South America’s short-faced fruit bats are the descendants of “reverse colonists.”
When it comes to colonizing new habitats, island species tend to get the short end of the stick. Typically, organisms from the mainland invade an island and take over—pushing the natives to near extinction. But sometimes, colonization can go the other way. In a rare case of “reverse colonization,” researchers in Brazil found that the short-faced bats now living in South America originally arrived from nearby Caribbean islands. Read more in Hakai.
Pythons may be setting off a cascade of ecosystem changes.
The huge Burmese pythons that are slowly taking over Florida’s Everglades wetlands are a threat to the mammals that live there. But new research shows the pythons’ influence extends far beyond their own appetites: the snakes are setting off cascading changes to the ecosystem. Read more in Hakai Magazine.
Wolves may be better at sharing their meals with bears than we thought.
Biologists have long assumed that when wolves and brown bears share territory, the wolves are forced to kill more often to make up for the food stolen by scavenging bears.
But when Aimee Tallian, a biologist at Utah State University, and her colleagues looked for evidence of this, they found the opposite. Where wolves live alongside bears in Scandinavia and Yellowstone National Park in the US, they actually kill less often. Read more in New Scientist.
For decades a deadly fungus has been slaughtering amphibians around the world, driving many to the brink of extinction or even beyond.
But now one frog’s recovery shows that, with a little luck and habitat preservation, some amphibians may be able to evolve resistance to the fungus. Read more in New Scientist.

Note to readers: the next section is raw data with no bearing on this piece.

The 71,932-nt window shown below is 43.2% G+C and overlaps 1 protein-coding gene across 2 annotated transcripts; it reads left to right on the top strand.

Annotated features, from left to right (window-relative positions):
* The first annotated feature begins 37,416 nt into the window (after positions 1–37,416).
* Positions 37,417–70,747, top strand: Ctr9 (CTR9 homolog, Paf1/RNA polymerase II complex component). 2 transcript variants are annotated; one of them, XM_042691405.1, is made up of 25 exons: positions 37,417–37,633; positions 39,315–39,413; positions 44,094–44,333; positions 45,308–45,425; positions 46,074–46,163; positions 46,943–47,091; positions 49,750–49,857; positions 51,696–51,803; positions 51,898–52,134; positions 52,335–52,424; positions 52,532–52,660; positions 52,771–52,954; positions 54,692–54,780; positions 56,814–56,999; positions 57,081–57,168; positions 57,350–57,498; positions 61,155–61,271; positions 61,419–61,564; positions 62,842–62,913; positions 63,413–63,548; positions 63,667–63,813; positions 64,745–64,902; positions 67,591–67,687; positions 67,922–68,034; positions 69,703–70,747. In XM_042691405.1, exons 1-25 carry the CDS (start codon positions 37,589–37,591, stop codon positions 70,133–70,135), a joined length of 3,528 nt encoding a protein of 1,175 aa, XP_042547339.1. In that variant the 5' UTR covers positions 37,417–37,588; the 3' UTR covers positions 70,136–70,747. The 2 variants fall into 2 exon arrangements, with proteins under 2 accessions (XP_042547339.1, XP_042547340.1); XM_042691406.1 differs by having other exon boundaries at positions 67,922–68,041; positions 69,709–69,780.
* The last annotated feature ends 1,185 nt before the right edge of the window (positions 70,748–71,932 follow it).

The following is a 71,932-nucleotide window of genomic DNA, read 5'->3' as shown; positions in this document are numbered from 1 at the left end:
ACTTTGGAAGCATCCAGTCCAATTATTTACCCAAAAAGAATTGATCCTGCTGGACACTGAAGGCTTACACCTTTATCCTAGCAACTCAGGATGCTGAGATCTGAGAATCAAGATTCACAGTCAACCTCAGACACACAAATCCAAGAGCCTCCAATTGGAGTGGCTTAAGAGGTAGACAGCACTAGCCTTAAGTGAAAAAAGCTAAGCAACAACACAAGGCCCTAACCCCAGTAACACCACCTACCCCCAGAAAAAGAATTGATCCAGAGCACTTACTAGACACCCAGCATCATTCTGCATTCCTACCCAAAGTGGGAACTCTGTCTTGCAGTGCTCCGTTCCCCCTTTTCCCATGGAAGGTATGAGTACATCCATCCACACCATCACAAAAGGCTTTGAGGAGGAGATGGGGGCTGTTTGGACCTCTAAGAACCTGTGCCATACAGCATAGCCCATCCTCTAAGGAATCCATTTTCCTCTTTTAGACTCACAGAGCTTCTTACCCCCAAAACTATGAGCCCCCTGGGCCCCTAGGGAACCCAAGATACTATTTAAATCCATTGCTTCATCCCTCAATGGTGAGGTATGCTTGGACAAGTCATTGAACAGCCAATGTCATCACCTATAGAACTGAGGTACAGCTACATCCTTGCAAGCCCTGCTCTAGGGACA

Ecologists fear plan to seal off the United States from Mexico would put wildlife at risk.
With Republican presidential candidate Donald Trump talking about walling off the United States from Mexico, ecologists fear for the future of the delicate and surprisingly diverse ecosystems that span Mexico’s border with the southwestern United States.
“The southwestern US and northwestern Mexico share their weather, rivers and wildlife,” says Sergio Avila-Villegas, a conservation scientist from the Arizona-Sonora Desert Museum in Tucson. “The infrastructure on the border cuts through all that and divides a shared landscape in two.” Read more in Nature.
Baby sea turtles work together to dig their way out of sandy nests, and the more of them there are, the less energy they use doing it.
We knew of this group-digging behaviour, called social facilitation, for a long time, but the reasons for teamwork were unclear. Possible explanations included speeding up nest escape or helping the turtles emerge together to swamp awaiting predators on the beach. Read more in New Scientist.
The pygmy bushtit’s diminutive size makes it a superlative species, and it has a genus all to itself. But now genetics is showing that it’s not so special after all.
The pygmy bushtit isn’t much to look at. It’s an inconspicuous dull grey, but it is absolutely tiny. So small in fact, that it is the smallest member of the Passeriformes, or perching birds, an order that encompasses more than half of all bird species including sparrows, finches and chickadees. Read more in New Scientist.
Call it the wood wide web. Although we think of trees as competing with each other for resources, we know from lab studies that they share information and nutrients underground.Trees of the same species growing close together will sometimes fuse their roots and exchange materials. And seedlings of different species can share nutrients via mycorrhiza, the symbiotic fungi that grow alongside and between tree roots.
Now botanist Tamir Klein and his colleagues at the University of Basel in Switzerland have spotted this transfer in mature wild trees for the first time. And it turns out they share much more than anyone guessed. Read more in New Scientist.
Deep in the ice caves of the Shawangunk Ridge in New York state lives a tiny crustacean with unique abilities.
Despite being eyeless, it can still detect some wavelengths of visible light. And it has no problem with being frozen solid during the frigid winters. Read more in New Scientist.
There are more than twice as many orangutans on the Indonesian island of Sumatra as we thought, according to a new survey. But deforestation and development could still see their numbers plummet over the next decade.
A team led by Serge Wich, a primatologist at Liverpool John Moores University in the UK, scoured the Sumatran forest and found evidence that there were more than 14,600 apes living there, more than double the previous estimate of 6600. Read more in New Scientist.